What's the one thing that everyone always tells you to do during pregnancy? Relax, right? So much so that we all have probably gotten sick of hearing it at some point. And while it is totally one of those "easier said than done" type situations, according to a new study, the stress we carry around with us during pregnancy can impact much more than just our blood pressure.
Columbia University Irving Medical Center took a closer look at the link between stress and pregnancy, and their findings, published online in the journal PNAS, the Proceedings of the National Academy of Sciences, are pretty darn interesting.
This study specifically looked at markers of maternal stress -- both physical and psychological -- that may influence a baby's sex and the likelihood of preterm birth. Why? Because stress can manifest in many different ways, both as a subjective experience and in physical and lifestyle markers.
Study leader Catherine Monk, PhD, professor of medical psychology at Columbia University Vagelos College of Physicians and Surgeons and director of Women's Mental Health in the Department of Obstetrics & Gynecology at NewYork-Presbyterian/Columbia University Irving Medical Center and her team looked at 27 different indicators of psychosocial, physical, and lifestyle stress collected from questionnaires, diaries, and daily physical assessments of 187 otherwise healthy pregnant women, ages 18 to 45.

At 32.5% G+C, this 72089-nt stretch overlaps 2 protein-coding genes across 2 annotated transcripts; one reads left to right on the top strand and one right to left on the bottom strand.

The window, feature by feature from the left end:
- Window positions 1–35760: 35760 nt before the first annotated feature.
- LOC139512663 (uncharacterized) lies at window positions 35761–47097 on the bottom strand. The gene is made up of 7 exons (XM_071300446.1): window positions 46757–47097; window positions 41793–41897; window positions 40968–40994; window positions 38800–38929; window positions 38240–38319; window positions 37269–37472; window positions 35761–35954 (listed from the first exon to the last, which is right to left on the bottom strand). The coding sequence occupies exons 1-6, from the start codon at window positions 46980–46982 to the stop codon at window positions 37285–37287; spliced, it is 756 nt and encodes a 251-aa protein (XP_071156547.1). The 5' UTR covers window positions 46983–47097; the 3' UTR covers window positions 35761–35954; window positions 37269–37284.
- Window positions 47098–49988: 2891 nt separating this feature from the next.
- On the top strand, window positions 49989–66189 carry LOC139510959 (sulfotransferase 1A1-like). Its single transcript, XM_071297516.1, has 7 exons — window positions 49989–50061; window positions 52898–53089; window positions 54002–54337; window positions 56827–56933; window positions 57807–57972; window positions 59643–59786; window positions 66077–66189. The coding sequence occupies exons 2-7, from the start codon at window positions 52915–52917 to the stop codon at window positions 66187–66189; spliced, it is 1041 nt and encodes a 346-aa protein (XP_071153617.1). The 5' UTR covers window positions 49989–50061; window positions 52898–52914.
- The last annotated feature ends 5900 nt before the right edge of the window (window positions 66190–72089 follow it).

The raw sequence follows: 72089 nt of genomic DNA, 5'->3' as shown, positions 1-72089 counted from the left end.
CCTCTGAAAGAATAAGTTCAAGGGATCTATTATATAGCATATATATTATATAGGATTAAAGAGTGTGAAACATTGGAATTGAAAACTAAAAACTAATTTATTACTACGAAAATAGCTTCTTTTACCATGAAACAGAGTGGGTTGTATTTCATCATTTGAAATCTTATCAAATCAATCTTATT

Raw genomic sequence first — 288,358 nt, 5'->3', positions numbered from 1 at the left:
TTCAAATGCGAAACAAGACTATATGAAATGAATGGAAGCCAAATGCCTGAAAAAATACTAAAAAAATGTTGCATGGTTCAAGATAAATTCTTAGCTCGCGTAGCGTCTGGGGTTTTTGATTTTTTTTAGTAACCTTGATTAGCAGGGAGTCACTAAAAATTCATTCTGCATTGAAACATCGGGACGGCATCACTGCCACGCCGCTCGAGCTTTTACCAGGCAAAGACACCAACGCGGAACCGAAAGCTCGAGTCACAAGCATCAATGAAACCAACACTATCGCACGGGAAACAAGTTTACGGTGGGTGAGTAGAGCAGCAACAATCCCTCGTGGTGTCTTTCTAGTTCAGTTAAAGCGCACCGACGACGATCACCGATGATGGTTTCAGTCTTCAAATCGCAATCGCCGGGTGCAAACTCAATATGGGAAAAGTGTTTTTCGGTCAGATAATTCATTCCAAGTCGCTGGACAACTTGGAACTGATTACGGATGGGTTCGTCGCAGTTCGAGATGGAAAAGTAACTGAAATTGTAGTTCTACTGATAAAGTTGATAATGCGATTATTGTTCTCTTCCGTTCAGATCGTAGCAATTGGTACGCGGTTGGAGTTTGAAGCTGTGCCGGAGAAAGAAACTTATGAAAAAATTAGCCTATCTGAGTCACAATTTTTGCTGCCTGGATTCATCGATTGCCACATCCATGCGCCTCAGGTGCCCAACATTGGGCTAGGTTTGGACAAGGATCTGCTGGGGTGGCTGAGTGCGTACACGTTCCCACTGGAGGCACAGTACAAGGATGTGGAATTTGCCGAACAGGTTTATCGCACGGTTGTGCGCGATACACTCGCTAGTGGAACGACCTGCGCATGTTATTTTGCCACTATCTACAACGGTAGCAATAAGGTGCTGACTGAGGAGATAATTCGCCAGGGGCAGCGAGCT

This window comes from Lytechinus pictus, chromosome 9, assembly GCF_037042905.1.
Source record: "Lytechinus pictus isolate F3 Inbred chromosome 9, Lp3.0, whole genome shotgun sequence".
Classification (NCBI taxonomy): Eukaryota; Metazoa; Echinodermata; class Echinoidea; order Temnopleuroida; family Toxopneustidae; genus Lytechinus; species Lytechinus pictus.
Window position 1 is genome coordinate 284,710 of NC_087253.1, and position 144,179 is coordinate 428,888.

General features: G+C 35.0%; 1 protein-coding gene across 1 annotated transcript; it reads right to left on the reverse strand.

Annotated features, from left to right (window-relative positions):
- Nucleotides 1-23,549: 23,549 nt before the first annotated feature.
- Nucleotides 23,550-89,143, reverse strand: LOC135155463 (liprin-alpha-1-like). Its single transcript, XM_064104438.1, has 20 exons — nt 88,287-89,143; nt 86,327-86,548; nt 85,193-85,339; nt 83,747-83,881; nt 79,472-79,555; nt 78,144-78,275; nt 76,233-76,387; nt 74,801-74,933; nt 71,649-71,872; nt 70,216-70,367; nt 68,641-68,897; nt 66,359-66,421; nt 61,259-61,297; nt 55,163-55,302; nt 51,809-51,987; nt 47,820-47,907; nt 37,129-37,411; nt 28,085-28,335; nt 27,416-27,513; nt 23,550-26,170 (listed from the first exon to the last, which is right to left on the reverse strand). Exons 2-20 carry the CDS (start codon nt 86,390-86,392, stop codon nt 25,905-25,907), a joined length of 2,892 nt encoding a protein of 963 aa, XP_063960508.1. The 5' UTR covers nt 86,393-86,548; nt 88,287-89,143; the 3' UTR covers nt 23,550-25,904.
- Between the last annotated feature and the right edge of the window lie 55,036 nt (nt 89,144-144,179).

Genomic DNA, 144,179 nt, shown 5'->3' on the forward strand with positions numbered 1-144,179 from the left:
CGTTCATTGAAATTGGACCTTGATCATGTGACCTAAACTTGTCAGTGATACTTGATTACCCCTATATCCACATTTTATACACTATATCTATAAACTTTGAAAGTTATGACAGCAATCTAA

Of the women who took part in the study, about 17% (32) of the women were psychologically stressed, with clinically meaningful high levels of depression, anxiety, and perceived stress. Another 16% (30) were physically stressed, with relatively higher daily blood pressure and greater caloric intake compared with other healthy pregnant women. The majority (nearly 67%, or 125) were healthy.
She says, "The womb is an influential first home, as important as the one a child is raised in, if not more so."
And as strange as it may sound, the study also found that stress during pregnancy can possibly impact the sex of the bay you are carrying. The data showed that women experiencing physical and psychological stress are less likely to have a boy. On average, around 105 males are born for every 100 female births. But in this study, the sex ratio in the physically and psychologically stressed groups favored girls, with male-to-female ratios of 4:9 and 2:3, respectively.
Pretty interesting stuff. And this team actually isn't the first to make this correlation.
"Other researchers have seen this pattern after social upheavals, such as the 9/11 terrorist attacks in New York City, after which the relative number of male births decreased," says Monk. "This stress in women is likely of long-standing nature; studies have shown that males are more vulnerable to adverse prenatal environments, suggesting that highly stressed women may be less likely to give birth to a male due to the loss of prior male pregnancies, often without even knowing they were pregnant."
So then we are left with the questions of what can actually be done to help pregnant women manage their stress levels.
Monk suggests that social support and more screening during pregnancy will play the biggest roles, "screening for depression and anxiety are gradually becoming a routine part of prenatal practice," says Monk. "But while our study was small, the results suggest enhancing social support is potentially an effective target for clinical intervention."